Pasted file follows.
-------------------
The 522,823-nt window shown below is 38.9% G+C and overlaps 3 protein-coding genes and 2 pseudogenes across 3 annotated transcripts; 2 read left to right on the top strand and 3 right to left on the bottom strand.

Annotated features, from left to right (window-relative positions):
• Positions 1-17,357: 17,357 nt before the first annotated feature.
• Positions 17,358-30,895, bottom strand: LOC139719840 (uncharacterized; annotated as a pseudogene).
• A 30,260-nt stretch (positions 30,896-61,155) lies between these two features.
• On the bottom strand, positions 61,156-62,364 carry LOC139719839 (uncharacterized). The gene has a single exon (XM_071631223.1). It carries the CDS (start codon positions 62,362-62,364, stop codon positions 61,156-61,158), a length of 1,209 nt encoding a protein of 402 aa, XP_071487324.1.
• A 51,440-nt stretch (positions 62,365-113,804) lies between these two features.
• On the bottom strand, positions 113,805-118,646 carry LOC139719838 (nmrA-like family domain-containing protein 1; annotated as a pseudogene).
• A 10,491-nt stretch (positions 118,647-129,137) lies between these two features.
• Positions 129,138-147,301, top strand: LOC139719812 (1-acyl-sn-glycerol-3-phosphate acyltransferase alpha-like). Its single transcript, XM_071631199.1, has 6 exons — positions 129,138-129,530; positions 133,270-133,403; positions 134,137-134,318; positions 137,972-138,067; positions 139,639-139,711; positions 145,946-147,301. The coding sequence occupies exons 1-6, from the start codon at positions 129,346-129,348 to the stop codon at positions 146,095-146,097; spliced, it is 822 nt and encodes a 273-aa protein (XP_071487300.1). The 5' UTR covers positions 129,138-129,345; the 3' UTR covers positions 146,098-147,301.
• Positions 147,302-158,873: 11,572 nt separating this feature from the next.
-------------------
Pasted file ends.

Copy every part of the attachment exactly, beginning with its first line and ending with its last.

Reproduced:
The 522,823-nt window shown below is 38.9% G+C and overlaps 3 protein-coding genes and 2 pseudogenes across 3 annotated transcripts; 2 read left to right on the top strand and 3 right to left on the bottom strand.

Annotated features, from left to right (window-relative positions):
• Positions 1-17,357: 17,357 nt before the first annotated feature.
• Positions 17,358-30,895, bottom strand: LOC139719840 (uncharacterized; annotated as a pseudogene).
• A 30,260-nt stretch (positions 30,896-61,155) lies between these two features.
• On the bottom strand, positions 61,156-62,364 carry LOC139719839 (uncharacterized). The gene has a single exon (XM_071631223.1). It carries the CDS (start codon positions 62,362-62,364, stop codon positions 61,156-61,158), a length of 1,209 nt encoding a protein of 402 aa, XP_071487324.1.
• A 51,440-nt stretch (positions 62,365-113,804) lies between these two features.
• On the bottom strand, positions 113,805-118,646 carry LOC139719838 (nmrA-like family domain-containing protein 1; annotated as a pseudogene).
• A 10,491-nt stretch (positions 118,647-129,137) lies between these two features.
• Positions 129,138-147,301, top strand: LOC139719812 (1-acyl-sn-glycerol-3-phosphate acyltransferase alpha-like). Its single transcript, XM_071631199.1, has 6 exons — positions 129,138-129,530; positions 133,270-133,403; positions 134,137-134,318; positions 137,972-138,067; positions 139,639-139,711; positions 145,946-147,301. The coding sequence occupies exons 1-6, from the start codon at positions 129,346-129,348 to the stop codon at positions 146,095-146,097; spliced, it is 822 nt and encodes a 273-aa protein (XP_071487300.1). The 5' UTR covers positions 129,138-129,345; the 3' UTR covers positions 146,098-147,301.
• Positions 147,302-158,873: 11,572 nt separating this feature from the next.